Inflation in the euro zone hit a record high for the fourth month in a row in February, raising questions about when the power plant bank should step in to ease the pain of people’s wallets while Russia invasion of Ukraine shakes the global economy.
Reading intensifies a policy dilemma for the European Central Bank (ECB), which must convey a meaning of calm in the midst of war market torments but also respond to editing price pressures.
Consumer price in the 19 countries this use the euro rose by 5.8% per year in February, European Union statistics agency Eurostat reported on Wednesday, beating expectations for 5.4% and also confusing the ECB’s own projection for a drop.
the latest the numbers underline the continuing pain for mainland consumers and stack more pressure on the ECB struggling with with when and how raise interest rates to reduce inflation.
the latest the inflation reading broke the record of 5.1% set last months to reach highest level since record keeping for euro started in 1997.
Inflation in Europe, as in other major economies, has been fueled by soaring energy prices and the problem will be complicated by Russia invasion of Ukraine.
Russia, grand oil and gas producer, was hit with sanctions and export restrictions which have raised fears that supplies could be cut off although this has yet to materialise.
At 32% jump in energy costs have fueled inflation last months, but prices for unprocessed foods have been also up clearly, rising 6.1% and making inflation particularly painful for low income families.
With soaring energy prices due to the Russian war in Ukraine, inflation is almost certain to accelerate even more in coming months, analysts say, and could average around 5% or more this year, more than twice the ECB’s 2% target.
As price pressure had been building for months, the ECB was almost certain to accelerate its exit from the ultra-easy policy at his meeting next week.
But the war has thrown those plans in turmoil, leaving the policy uncertain prospects.
the problem for the ECB is that while the war is likely to push prices above all year forecasts it is negative for both growth and inflation in the longest term a horizon that is more relevant for the center bank.
High energy costs are undermining household power purchases, eroding corporate margins and weighing on investment. They are also likely to have an impact on price of other goods and services, especially food prices, natural gas being the main cost in fertilizer production.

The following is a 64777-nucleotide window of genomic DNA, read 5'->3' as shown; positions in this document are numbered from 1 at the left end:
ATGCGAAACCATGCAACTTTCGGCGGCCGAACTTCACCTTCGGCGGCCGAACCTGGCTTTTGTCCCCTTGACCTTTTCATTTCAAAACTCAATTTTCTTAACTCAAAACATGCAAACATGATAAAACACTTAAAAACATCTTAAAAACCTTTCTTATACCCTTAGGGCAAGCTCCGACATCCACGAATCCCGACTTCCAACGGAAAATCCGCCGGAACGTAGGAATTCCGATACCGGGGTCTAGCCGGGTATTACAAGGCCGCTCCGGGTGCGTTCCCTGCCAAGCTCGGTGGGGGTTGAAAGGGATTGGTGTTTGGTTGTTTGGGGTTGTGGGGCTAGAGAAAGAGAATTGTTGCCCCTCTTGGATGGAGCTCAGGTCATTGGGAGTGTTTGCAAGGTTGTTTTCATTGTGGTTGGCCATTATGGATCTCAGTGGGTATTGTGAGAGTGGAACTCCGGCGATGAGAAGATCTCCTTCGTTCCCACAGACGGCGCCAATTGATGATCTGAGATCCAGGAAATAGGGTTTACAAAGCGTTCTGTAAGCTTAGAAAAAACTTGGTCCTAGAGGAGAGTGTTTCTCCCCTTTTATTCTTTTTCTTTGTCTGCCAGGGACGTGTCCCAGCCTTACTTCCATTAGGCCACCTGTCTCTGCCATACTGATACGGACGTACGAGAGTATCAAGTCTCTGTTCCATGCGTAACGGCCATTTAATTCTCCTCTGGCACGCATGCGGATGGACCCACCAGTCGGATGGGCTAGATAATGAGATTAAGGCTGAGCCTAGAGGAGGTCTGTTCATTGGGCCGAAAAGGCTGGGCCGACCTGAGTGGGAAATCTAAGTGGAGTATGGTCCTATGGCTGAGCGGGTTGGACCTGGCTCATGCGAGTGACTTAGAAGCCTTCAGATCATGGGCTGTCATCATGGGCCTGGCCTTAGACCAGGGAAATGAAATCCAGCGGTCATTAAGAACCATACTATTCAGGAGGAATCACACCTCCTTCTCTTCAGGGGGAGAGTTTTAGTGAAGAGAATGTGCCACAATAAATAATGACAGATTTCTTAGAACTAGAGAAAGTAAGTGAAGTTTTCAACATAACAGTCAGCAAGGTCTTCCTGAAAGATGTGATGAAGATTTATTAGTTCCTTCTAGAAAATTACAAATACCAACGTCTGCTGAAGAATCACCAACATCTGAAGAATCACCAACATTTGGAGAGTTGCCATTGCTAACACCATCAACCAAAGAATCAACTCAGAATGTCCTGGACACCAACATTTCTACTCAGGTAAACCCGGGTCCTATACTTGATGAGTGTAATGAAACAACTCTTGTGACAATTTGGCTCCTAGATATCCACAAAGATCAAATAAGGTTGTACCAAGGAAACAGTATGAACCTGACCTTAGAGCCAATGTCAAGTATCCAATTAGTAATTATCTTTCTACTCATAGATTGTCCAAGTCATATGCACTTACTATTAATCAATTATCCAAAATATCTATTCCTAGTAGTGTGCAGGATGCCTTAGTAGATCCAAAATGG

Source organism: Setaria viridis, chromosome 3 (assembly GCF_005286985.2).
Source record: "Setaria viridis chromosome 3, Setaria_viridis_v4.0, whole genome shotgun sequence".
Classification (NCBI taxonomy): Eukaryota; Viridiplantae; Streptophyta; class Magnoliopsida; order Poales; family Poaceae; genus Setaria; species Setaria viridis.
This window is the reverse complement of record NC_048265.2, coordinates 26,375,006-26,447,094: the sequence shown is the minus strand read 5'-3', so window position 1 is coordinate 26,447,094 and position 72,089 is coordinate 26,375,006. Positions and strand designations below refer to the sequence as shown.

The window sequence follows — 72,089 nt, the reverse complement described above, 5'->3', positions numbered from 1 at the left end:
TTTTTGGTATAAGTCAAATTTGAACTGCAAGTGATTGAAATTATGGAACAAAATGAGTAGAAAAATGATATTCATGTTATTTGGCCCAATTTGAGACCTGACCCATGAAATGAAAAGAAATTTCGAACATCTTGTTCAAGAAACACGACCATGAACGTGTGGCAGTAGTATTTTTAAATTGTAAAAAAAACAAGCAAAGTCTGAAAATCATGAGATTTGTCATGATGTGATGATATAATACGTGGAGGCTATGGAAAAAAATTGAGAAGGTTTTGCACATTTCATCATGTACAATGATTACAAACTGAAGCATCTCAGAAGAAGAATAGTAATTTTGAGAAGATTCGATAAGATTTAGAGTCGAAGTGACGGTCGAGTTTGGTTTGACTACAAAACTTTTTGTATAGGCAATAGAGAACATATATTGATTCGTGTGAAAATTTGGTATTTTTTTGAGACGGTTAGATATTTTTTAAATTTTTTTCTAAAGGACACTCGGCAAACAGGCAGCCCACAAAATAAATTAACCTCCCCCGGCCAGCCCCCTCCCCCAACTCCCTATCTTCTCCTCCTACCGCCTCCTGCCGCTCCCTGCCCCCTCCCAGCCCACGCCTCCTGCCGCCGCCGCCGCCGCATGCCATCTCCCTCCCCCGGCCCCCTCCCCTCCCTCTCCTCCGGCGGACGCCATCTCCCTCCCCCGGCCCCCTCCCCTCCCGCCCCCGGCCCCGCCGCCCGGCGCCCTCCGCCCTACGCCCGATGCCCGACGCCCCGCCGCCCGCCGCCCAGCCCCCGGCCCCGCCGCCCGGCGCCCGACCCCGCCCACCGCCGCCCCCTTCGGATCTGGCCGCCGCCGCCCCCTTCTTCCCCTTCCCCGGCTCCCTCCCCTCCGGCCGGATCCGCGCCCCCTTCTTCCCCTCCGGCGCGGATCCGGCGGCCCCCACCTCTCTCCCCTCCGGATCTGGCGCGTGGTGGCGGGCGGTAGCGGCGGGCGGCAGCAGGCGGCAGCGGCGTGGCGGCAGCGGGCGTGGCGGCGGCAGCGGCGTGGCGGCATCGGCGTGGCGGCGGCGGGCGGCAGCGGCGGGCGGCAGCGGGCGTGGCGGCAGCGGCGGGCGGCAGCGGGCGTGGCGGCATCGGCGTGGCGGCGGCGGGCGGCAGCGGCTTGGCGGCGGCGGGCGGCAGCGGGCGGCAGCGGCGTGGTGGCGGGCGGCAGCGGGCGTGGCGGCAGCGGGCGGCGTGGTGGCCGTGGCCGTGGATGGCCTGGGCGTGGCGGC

At the same time, financing conditions have already tightened, mainly due to the fall share the prices, in particular a 25% drop in the euro zone bank index since mid-February.
ECB board member Fabio Panetta, an outspoken policy dove has already made the case for holding off on no further policy contraction.
ECB hawks say inflation is already high and wide, so the maintenance of an extraordinary stimulus is unwarranted and a more neutral policy framework would be appropriate.
Bundesbank President Joachim Nagel said on Wednesday that, with German inflation should be higher this year that a recently raised forecast, the ECB should keep focus on standardization policy.
Core inflation is also rising quickly, suggesting that he is no longer just volatile items this push up prices.
Inflation excluding food and energy prices accelerated to 2.9% in February from 2.4% the previous month and an even narrower measure, which excludes alcohol and tobacco, rose to 2.7% from 2.3%.
falcons also maintain that the ordinary people feel more and more pain of high inflation, so it is also politically risky for the center bank do not act.
Markets, whose price in 50 basis points of interest rate hikes this year just a few weeks ago I only see about 15 bases points worth of increases. German 10-year returns, in positive territory in February, hit minus 0.41% on Wednesday as investors revalue the policy prospects.
The ECB will next meet on March 10 and the policy decision remains wide open and subject to development in Ukraine.